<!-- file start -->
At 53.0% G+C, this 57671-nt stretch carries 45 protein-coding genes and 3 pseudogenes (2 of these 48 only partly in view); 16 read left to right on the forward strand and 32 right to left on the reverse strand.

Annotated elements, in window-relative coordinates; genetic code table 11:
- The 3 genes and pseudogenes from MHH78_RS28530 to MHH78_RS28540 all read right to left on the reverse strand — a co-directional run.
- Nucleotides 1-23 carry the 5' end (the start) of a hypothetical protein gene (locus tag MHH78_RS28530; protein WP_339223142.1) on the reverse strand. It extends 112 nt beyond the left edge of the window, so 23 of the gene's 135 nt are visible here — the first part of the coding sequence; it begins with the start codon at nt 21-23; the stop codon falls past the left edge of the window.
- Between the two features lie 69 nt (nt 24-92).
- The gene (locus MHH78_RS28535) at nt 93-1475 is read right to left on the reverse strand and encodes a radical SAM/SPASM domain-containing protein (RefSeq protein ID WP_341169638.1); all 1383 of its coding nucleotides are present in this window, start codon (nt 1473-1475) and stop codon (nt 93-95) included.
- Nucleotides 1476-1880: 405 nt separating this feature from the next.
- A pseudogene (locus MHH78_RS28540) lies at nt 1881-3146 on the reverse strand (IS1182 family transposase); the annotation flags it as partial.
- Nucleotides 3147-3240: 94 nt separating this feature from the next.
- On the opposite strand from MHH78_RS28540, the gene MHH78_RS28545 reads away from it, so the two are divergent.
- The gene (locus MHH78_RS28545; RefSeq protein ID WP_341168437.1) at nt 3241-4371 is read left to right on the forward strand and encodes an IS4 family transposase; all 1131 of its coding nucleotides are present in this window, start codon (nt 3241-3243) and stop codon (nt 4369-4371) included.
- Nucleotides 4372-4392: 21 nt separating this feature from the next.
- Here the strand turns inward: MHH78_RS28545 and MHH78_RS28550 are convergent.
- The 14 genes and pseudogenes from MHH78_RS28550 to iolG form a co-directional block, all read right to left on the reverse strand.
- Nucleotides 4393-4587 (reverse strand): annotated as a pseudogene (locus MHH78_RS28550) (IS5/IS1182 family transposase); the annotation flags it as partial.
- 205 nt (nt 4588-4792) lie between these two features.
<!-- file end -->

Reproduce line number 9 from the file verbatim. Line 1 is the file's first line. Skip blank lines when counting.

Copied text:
- Nucleotides 3147-3240: 94 nt separating this feature from the next.